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Rebecca Farley

Director, Policy & Advocacy, National Council for Behavioral Health

Obama Proposes Fix Allowing Consumers to Temporarily Keep Canceled Plans

November 21, 2013 | Health Insurance Exchanges | Comments
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Responding to the backlash over insurance plan cancelation notices millions of Americans have received in recent weeks, President Barack Obama announced last Thursday an administrative fix to ensure Americans who like their insurance can keep it through 2014.

Obama’s proposal would allow insurers who currently offer plans in the individual market—many of whom have sent cancellation letters in recent weeks—to continuing offering their plans into 2014, even if those plans do not meet the Affordable Care Act’s minimum coverage standards. Insurance companies will be required to inform customers how their policies do not comply with the ACA’s minimum requirements and direct them to the health insurance Marketplaces to educate them on new options that might offer improved coverage at a lower cost. Plans that are not in compliance with the ACA’s standards could not be sold to new customers, only renewed by existing customers.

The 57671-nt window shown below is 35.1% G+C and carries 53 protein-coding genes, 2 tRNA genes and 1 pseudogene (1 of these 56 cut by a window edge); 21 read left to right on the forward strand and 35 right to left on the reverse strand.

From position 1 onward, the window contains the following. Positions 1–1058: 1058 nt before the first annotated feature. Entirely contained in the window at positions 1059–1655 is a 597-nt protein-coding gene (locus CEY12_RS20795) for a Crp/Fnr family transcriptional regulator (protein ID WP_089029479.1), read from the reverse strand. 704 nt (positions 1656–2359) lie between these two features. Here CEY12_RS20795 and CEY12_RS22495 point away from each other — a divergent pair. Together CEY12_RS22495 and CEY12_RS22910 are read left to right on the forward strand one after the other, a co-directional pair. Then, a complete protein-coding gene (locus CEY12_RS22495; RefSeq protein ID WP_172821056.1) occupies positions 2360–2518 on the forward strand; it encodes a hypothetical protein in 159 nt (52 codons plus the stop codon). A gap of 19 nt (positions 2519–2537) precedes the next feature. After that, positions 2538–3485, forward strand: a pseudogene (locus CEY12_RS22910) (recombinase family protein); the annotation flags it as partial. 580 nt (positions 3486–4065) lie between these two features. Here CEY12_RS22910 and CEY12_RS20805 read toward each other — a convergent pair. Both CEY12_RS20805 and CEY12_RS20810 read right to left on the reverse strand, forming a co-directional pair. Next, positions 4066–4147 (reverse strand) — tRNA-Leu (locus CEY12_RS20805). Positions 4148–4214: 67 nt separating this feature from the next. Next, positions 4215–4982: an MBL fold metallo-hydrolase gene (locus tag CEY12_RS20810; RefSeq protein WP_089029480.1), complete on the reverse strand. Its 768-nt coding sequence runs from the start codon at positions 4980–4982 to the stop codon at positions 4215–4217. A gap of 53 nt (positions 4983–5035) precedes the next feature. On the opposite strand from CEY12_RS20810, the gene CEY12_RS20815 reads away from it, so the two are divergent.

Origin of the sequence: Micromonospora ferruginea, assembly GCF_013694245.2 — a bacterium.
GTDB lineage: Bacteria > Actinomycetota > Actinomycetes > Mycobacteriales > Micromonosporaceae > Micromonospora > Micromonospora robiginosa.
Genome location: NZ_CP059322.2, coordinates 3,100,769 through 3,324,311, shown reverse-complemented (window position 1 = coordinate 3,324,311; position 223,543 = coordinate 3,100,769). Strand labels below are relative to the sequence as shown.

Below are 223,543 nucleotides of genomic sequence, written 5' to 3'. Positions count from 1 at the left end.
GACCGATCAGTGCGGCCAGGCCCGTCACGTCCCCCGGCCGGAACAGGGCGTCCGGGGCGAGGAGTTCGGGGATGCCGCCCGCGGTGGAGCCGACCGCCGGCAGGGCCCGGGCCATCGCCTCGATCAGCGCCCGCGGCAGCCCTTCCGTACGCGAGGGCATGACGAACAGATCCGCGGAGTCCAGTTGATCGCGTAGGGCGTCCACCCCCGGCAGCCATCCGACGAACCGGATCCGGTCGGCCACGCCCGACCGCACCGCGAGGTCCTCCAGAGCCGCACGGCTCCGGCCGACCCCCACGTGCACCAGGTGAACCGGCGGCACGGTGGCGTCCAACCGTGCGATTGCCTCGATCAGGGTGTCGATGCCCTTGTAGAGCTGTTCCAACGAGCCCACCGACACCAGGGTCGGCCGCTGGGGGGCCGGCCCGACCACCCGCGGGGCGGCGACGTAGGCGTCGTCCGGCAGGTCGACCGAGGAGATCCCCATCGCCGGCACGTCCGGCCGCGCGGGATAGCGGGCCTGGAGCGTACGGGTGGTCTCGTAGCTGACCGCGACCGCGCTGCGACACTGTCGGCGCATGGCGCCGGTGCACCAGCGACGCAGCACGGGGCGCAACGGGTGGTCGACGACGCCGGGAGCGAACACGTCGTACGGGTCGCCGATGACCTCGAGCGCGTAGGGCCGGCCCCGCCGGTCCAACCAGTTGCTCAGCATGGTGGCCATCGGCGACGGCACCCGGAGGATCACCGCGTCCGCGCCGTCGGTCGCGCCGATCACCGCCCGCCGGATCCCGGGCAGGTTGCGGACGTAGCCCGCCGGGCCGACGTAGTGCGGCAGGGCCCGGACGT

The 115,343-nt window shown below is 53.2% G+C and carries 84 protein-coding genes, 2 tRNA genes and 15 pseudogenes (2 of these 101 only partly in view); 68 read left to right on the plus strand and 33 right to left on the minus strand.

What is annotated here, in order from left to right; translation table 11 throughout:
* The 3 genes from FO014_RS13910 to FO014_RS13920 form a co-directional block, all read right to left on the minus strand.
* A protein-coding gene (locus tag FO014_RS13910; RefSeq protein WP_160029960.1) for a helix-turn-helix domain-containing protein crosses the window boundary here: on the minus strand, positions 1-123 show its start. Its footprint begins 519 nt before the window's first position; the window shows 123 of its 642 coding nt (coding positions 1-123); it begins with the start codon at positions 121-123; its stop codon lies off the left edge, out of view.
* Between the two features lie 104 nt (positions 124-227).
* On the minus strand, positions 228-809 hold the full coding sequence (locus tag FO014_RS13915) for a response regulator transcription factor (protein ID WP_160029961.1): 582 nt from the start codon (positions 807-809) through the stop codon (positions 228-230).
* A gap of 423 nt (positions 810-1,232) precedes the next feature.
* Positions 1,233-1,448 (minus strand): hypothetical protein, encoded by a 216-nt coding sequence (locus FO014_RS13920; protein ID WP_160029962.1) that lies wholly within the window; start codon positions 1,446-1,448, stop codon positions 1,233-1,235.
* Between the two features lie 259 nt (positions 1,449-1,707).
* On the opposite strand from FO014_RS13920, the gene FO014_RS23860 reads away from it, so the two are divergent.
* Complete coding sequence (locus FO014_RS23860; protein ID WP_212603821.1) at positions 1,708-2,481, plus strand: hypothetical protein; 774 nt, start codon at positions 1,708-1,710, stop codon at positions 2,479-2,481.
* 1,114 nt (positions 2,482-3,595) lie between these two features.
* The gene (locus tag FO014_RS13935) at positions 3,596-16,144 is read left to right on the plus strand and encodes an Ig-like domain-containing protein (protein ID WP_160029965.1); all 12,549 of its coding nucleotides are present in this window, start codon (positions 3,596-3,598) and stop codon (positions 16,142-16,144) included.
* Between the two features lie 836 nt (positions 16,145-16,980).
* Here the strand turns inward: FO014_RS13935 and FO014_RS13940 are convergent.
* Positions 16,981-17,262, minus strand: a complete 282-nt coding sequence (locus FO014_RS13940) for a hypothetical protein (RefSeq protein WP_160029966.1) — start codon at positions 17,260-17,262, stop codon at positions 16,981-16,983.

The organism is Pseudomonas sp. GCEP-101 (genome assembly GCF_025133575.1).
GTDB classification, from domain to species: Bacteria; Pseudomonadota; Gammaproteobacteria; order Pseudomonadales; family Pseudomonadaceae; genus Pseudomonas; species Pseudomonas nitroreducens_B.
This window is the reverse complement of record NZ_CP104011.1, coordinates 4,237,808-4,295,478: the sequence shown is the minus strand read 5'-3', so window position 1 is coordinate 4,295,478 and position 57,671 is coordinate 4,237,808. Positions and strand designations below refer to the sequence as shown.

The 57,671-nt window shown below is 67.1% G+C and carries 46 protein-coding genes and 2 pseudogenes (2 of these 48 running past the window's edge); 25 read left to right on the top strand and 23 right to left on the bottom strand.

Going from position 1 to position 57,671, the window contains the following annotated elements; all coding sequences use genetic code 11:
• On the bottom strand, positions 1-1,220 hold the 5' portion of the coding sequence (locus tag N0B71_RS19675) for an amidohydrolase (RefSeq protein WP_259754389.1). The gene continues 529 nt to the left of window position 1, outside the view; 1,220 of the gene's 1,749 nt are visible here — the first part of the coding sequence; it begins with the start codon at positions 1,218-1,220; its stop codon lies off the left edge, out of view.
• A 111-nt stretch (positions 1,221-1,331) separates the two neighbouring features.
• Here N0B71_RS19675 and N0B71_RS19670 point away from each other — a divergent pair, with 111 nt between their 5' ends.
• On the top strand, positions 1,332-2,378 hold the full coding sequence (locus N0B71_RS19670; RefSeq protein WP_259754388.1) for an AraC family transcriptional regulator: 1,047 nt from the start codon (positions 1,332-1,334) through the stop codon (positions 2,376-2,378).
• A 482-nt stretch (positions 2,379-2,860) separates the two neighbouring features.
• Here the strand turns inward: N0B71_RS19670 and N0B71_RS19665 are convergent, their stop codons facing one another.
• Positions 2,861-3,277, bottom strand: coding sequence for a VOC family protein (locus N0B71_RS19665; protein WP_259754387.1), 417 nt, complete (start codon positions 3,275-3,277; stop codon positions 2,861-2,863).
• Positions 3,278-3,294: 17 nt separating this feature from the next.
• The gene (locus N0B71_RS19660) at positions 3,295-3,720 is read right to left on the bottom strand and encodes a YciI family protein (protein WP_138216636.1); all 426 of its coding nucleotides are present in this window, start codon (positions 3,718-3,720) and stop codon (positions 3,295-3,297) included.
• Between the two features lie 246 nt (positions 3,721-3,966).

The White House’s new policy would not force insurers to continue offering canceled plans, nor would it force states to participate. States have the authority to regulate their private insurance markets, meaning that the availability of canceled plans in any state will depend on whether that state permits insurers to continue offering the non-ACA-compliant insurance plans. Hawaii, Kentucky, Florida and Texas have said they will allow insurers to renew the plans slated for cancelation. Indiana, Massachusetts, Minnesota, Rhode Island, Vermont and Washington have already rejected the proposal, citing concerns about its impact on their insurance marketplaces.

The National Association of Insurance Commissioners has said the President’s policy could destabilize the new insurance exchanges and potentially lead to higher premiums. People who currently hold cheap, bare-bones plans in the individual market are likely to be healthier than those seeking comprehensive coverage through the exchanges, and allowing them to opt out of the marketplace could raise premiums for other consumers.